Estonian government decides against EC's migrant quota system

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The Estonian government has officially announced that it is against the migrant quota plan proposed by the European Commission (EC).

The government took over three hours to reach consensus. The decision will now also need an approval from the Parliament, which will start debating it on June 12, ahead of the discussion by the European justice and interior ministers on June 16.

The government is in the opinion that Estonia is willing to accept a “limited number of refugees”, reflecting the Estonian GDP and population share in the European Union - 0.26 and 0.14 percent respectively, but is against compulsory quotas.

The ministers also maintained the earlier standpoint that it is important to offer local support and help to the EU member states currently under pressure from the refugees from Africa and the Middle East, as well as fight against people smuggling.

PM Rõivas: Estonia lacking capability

Prime Minister Taavi Rõivas said in a press conference after the cabinet meeting that it is impossible to say how many refugees Estonia could adopt. “We wouldn't be able to negotiate over the numbers if we said so right now. But what is clear is that we wouldn't be able to handle 1,064 displaced persons, currently proposed. This is not the right method – Brussels ordering us to receive an unproportionally large number of people."

The EC put forward the migrant quotas on May 27. Each individual EU member state should provide safe haven for certain number of refugees, in the light of one of the worst migration crises for years in the Mediterranean, in which thousands of people have died. According the International Organization for Migration (IOM), almost 2,000 migrants have perished in the Mediterranean since the start of the year – over 30 times more than during the same period in 2014. In the latest incident in May, up to 900 migrants went missing and feared dead after a wooden fishing boat, on which they were hoping to reach the shores of Europe, capsized near Libya.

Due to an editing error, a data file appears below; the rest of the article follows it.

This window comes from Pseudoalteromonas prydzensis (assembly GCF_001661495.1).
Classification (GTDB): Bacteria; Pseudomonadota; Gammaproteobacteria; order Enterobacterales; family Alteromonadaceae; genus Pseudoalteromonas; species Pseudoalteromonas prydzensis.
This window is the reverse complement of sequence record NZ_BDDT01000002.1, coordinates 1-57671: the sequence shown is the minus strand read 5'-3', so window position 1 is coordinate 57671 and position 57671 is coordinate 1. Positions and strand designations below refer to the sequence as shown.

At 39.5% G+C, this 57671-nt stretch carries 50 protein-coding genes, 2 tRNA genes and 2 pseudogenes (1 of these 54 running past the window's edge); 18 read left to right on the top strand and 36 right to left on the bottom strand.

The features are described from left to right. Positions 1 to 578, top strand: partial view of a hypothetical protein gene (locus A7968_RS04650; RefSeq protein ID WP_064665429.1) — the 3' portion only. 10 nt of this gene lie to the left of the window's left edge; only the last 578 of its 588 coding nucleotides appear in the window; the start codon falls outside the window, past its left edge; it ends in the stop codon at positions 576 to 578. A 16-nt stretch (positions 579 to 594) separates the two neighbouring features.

Under the plan, 40,000 people will be relocated from Italy and Greece to other EU member states over the next 2 years. Member states, including Estonia, will receive 6,000 euros for each person relocated on their territory. According to the proposal, Estonia should admit 738 people currently in Italy and Greece.

In addition, the commission has also recommended EU members to resettle 20,000 people from outside the EU. Again, member states who participate in the scheme will be entitled to financial support, with the EU making 50 million euros available in 2015-16. Estonia's share would be 326 displaced persons.

Estonia's hard stance against refugees

Estonia has for long taken a very strict stance against refugee policies. The country has refused to be part of the UN Refugee Agency's displacement programs and taken a firm stand against any solidarity mechanisms within the EU, according to NGO Estonian Refugee Council. Only a few dozen people a year are granted asylum in Estonia.

Estonia's foreign minister Keit Pentus-Rosimannus recently told ERR that dealing with asylum seekers is an aftermath, but the real focus should be on ensuring peace in Libya and combating human trafficking.

However, five Estonian members of the European Parliament – Marju Lauristin, Urmas Paet, Tunne Kelam, Indrek Tarand, Kaja Kallas – who recently discussed the current Mediterranean migration crisis among other topics at ERR's Vikerraadio, all agreed that Estonia needs to show solidarity with the rest of Europe and this may also mean accepting a small number of refugees.

The EC quota is made up of the two major factors: the size of the population as this determines how many and how quickly member states can absorb and integrate refugees, and the total GDP, as large economies are generally considered more able to shoulder greater migration pressures. In addition, there are two corrective factors, applied inversely: the number of the asylum applications received and resettlement places already offered in the past 5 years, and the unemployment rate. In the latter cases, the higher the existing asylum application numbers and the higher the unemployment rate, the fewer individuals a member state should relocate.

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